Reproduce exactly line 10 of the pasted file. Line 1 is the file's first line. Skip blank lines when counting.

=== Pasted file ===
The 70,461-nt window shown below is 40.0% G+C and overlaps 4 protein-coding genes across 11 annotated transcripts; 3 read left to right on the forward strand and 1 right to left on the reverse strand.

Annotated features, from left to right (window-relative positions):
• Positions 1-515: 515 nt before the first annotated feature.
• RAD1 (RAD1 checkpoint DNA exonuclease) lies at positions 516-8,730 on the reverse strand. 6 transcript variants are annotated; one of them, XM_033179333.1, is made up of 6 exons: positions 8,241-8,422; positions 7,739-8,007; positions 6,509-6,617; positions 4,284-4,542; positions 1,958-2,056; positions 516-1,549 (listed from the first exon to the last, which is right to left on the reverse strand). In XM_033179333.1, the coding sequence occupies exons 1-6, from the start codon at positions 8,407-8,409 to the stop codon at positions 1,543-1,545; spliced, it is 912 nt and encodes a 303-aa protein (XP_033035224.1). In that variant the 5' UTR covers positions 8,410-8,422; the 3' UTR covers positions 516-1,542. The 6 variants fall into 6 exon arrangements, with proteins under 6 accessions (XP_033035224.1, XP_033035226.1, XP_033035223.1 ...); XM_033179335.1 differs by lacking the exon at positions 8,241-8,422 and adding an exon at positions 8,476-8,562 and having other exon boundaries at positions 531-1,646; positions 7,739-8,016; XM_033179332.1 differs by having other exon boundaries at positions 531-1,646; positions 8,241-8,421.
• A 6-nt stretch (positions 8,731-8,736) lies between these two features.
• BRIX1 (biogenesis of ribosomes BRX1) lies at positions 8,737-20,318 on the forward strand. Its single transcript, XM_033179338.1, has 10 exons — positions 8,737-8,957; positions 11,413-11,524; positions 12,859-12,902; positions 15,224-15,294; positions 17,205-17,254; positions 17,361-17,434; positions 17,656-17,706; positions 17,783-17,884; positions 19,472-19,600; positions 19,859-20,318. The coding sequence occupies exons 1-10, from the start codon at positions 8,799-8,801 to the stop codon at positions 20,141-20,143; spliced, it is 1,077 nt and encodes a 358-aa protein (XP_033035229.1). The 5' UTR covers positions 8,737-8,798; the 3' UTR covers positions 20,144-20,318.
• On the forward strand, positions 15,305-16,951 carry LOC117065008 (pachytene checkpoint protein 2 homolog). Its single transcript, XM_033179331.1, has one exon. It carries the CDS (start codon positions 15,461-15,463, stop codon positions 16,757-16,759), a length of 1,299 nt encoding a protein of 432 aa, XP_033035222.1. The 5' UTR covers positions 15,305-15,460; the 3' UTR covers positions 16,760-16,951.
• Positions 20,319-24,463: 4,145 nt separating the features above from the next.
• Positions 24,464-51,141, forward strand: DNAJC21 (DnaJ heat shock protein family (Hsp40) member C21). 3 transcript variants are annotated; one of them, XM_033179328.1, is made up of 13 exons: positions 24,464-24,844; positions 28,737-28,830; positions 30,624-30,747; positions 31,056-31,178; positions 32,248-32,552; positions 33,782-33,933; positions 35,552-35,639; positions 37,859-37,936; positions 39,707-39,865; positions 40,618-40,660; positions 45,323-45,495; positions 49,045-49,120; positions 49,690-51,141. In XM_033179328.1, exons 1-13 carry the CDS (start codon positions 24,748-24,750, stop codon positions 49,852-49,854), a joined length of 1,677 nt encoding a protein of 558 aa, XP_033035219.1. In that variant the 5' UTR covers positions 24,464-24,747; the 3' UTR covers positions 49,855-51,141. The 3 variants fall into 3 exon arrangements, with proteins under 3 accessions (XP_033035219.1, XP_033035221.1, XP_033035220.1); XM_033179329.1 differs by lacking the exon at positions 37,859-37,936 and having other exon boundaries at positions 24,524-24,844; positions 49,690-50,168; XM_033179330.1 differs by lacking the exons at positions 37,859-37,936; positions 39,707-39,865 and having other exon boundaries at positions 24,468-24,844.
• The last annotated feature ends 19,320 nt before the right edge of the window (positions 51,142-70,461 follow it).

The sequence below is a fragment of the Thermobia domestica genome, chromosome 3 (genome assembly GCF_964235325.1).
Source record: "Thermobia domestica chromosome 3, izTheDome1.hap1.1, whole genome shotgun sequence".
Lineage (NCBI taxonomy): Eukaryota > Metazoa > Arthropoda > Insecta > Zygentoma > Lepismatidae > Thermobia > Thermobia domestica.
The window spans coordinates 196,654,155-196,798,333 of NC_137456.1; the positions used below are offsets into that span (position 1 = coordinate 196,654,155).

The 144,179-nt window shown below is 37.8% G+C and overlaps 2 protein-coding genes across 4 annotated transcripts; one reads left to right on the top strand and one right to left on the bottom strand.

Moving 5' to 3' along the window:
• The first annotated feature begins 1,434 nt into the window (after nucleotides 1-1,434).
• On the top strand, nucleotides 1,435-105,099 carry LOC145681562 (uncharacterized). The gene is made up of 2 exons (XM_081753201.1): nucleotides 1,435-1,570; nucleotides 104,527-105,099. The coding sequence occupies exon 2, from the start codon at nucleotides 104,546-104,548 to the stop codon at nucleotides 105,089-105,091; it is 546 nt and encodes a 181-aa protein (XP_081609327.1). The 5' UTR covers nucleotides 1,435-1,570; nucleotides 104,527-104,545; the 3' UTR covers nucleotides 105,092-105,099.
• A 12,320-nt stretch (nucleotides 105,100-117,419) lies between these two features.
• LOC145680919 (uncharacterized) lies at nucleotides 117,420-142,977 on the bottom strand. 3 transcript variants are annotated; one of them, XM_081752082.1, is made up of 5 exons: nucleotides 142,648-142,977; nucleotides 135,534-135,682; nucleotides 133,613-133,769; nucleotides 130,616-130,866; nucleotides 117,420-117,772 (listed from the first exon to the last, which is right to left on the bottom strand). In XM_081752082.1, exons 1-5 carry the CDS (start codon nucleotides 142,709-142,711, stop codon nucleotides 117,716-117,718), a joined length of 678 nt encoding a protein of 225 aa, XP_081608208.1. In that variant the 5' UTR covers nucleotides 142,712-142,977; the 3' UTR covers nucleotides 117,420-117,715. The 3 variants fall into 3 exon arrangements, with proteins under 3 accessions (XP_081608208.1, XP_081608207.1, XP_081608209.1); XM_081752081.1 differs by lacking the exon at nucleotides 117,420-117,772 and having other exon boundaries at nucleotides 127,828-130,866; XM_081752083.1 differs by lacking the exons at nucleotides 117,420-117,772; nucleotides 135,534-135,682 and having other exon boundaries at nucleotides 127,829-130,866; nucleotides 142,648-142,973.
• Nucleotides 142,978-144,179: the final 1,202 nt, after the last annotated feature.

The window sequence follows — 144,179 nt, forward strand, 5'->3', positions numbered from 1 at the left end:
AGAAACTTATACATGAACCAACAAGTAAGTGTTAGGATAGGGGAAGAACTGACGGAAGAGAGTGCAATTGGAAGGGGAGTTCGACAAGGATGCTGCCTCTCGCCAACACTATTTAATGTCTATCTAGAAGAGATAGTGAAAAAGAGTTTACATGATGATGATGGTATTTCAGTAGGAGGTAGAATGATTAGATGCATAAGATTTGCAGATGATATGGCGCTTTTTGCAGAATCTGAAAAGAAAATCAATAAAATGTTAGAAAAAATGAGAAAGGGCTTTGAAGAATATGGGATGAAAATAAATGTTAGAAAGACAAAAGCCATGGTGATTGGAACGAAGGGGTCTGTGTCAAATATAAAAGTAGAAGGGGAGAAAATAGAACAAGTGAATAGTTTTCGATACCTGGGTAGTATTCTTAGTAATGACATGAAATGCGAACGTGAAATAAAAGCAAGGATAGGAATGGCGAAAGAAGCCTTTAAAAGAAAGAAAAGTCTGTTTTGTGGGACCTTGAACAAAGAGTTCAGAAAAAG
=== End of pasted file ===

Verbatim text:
• The last annotated feature ends 19,320 nt before the right edge of the window (positions 51,142-70,461 follow it).